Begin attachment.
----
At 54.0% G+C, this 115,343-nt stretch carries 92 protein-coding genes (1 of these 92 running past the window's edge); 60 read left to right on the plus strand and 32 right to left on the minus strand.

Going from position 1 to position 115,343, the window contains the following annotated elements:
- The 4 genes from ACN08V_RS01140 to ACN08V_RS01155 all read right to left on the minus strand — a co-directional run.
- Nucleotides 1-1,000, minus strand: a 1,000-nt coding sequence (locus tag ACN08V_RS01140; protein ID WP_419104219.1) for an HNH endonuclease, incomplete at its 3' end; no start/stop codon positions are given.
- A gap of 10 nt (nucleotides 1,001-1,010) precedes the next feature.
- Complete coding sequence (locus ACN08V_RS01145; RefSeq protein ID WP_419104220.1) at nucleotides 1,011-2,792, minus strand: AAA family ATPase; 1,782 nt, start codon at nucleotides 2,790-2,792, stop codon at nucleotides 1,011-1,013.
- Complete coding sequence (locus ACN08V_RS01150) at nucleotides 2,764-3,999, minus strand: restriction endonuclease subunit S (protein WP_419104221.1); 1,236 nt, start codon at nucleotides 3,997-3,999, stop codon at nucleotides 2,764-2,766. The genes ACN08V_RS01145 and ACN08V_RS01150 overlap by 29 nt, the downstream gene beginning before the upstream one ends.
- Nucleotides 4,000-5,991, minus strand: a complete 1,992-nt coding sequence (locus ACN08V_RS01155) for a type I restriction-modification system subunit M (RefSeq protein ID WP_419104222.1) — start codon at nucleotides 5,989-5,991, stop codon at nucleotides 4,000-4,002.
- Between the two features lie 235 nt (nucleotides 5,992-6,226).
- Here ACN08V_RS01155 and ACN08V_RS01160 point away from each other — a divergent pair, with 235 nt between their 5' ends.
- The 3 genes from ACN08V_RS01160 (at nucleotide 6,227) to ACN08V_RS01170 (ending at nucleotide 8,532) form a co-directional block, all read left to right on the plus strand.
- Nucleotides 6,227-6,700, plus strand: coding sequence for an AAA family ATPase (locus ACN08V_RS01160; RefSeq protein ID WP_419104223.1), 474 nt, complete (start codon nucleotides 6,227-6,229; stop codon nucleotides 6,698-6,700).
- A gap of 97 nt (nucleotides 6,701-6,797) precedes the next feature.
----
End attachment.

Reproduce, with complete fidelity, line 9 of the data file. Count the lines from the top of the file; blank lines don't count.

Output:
- Between the two features lie 235 nt (nucleotides 5,992-6,226).